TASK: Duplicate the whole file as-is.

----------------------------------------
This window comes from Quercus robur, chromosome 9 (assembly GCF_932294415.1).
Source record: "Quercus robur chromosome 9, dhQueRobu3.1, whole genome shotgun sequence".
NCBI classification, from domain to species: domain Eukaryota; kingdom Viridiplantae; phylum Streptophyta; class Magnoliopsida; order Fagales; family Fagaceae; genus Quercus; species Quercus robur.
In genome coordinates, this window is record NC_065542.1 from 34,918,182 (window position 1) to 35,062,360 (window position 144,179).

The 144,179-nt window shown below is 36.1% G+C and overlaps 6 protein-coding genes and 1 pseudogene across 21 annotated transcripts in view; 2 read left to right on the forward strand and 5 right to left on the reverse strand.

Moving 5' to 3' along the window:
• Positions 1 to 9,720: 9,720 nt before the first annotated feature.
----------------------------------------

This window comes from Quercus robur, chromosome 9 (assembly GCF_932294415.1).
Source record: "Quercus robur chromosome 9, dhQueRobu3.1, whole genome shotgun sequence".
NCBI classification, from domain to species: domain Eukaryota; kingdom Viridiplantae; phylum Streptophyta; class Magnoliopsida; order Fagales; family Fagaceae; genus Quercus; species Quercus robur.
In genome coordinates, this window is record NC_065542.1 from 34,918,182 (window position 1) to 35,062,360 (window position 144,179).

The 144,179-nt window shown below is 36.1% G+C and overlaps 6 protein-coding genes and 1 pseudogene across 21 annotated transcripts in view; 2 read left to right on the forward strand and 5 right to left on the reverse strand.

Moving 5' to 3' along the window:
• Positions 1 to 9,720: 9,720 nt before the first annotated feature.